In the large portion of the Start Menu to the right of that main column are tiles that look similar to the Windows 8 tiles. The top-right corner shows a Power button and a button for expanding the Start Menu into a Windows 8-style Start Screen.
The Windows 10 Start Menu tries to be all things to all people, and does a decent job of it.
A headline feature of Windows 10 is the integration of Cortana, Microsoft's personal digital assistant that had its debut in Windows Phone 8.1. By bringing Cortana to the desktop, Microsoft is introducing a new input method to the Desktop in a way that's appropriately take-it-or-leave-it.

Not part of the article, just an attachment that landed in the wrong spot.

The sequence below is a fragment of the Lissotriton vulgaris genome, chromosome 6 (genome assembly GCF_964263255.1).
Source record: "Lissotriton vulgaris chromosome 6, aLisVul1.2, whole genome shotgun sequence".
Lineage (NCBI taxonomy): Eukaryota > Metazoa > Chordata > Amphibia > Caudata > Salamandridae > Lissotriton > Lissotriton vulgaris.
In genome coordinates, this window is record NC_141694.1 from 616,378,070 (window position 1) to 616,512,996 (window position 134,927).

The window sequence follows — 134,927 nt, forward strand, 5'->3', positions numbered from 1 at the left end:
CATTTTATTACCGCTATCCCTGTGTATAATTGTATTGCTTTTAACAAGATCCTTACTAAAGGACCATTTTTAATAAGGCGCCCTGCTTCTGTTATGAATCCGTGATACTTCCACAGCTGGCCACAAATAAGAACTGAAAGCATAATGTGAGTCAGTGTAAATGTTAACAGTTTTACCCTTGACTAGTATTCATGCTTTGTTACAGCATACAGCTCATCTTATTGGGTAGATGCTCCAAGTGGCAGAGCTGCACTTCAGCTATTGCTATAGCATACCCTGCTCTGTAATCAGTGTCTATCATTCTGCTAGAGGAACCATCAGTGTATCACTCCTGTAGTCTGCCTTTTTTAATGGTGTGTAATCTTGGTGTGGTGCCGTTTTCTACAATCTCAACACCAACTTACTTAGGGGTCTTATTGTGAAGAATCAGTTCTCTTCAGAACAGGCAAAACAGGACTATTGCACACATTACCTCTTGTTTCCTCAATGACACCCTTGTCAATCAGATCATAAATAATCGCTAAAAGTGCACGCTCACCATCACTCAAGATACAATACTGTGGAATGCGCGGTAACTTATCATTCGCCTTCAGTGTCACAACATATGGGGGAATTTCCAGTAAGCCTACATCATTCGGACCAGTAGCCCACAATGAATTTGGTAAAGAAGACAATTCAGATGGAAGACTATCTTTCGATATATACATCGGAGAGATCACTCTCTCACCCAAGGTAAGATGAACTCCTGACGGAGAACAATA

Cortana's home is a small Search box on the Taskbar just to the right of the Start Button. Inside the Search box are Cortana's trademark triple-circle on the left side and a microphone button on the right. Those who want to search the old-fashioned way can type in their queries. Those who want to search using voice can hit the microphone and ask a question out loud. A new feature, not yet available to Windows Phone users, is the ability to launch searches by saying, "Hey Cortana," without clicking, typing or touching anything. The feature must be turned on in Cortana's settings, and in this early build it only responded to me about a third of the time.
Clicking on the Cortana box causes a phone-sized window to pop up, giving a very similar user experience to the one on the phone. Meanwhile, executing a Cortana search for files on the PC or in OneDrive kicks off a larger window for results. Many searches will simply launch a browser window with Bing results.